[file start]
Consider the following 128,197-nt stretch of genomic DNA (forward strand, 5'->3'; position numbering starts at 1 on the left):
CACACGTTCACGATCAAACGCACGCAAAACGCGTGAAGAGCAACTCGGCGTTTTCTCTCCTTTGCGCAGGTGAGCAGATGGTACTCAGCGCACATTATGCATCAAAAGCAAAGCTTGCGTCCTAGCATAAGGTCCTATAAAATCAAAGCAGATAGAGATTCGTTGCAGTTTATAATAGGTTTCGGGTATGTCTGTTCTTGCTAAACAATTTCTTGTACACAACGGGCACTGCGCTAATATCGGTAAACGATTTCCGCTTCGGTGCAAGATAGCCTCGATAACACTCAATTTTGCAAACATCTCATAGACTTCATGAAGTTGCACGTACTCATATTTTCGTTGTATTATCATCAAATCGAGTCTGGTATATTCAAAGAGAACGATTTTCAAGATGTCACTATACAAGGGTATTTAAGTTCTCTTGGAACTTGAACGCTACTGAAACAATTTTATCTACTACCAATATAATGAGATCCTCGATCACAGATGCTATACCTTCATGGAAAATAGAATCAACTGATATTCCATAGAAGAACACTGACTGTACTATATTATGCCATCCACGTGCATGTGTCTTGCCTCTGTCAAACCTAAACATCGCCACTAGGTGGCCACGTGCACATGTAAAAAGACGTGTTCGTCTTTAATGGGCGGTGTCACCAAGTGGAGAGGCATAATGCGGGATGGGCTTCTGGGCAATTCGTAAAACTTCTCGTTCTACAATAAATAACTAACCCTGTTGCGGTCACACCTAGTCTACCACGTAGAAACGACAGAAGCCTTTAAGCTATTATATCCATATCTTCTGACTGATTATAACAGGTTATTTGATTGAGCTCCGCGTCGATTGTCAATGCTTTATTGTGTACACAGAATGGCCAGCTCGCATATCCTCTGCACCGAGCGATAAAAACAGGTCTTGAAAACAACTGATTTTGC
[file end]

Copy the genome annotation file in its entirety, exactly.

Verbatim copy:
Consider the following 128,197-nt stretch of genomic DNA (forward strand, 5'->3'; position numbering starts at 1 on the left):
CACACGTTCACGATCAAACGCACGCAAAACGCGTGAAGAGCAACTCGGCGTTTTCTCTCCTTTGCGCAGGTGAGCAGATGGTACTCAGCGCACATTATGCATCAAAAGCAAAGCTTGCGTCCTAGCATAAGGTCCTATAAAATCAAAGCAGATAGAGATTCGTTGCAGTTTATAATAGGTTTCGGGTATGTCTGTTCTTGCTAAACAATTTCTTGTACACAACGGGCACTGCGCTAATATCGGTAAACGATTTCCGCTTCGGTGCAAGATAGCCTCGATAACACTCAATTTTGCAAACATCTCATAGACTTCATGAAGTTGCACGTACTCATATTTTCGTTGTATTATCATCAAATCGAGTCTGGTATATTCAAAGAGAACGATTTTCAAGATGTCACTATACAAGGGTATTTAAGTTCTCTTGGAACTTGAACGCTACTGAAACAATTTTATCTACTACCAATATAATGAGATCCTCGATCACAGATGCTATACCTTCATGGAAAATAGAATCAACTGATATTCCATAGAAGAACACTGACTGTACTATATTATGCCATCCACGTGCATGTGTCTTGCCTCTGTCAAACCTAAACATCGCCACTAGGTGGCCACGTGCACATGTAAAAAGACGTGTTCGTCTTTAATGGGCGGTGTCACCAAGTGGAGAGGCATAATGCGGGATGGGCTTCTGGGCAATTCGTAAAACTTCTCGTTCTACAATAAATAACTAACCCTGTTGCGGTCACACCTAGTCTACCACGTAGAAACGACAGAAGCCTTTAAGCTATTATATCCATATCTTCTGACTGATTATAACAGGTTATTTGATTGAGCTCCGCGTCGATTGTCAATGCTTTATTGTGTACACAGAATGGCCAGCTCGCATATCCTCTGCACCGAGCGATAAAAACAGGTCTTGAAAACAACTGATTTTGC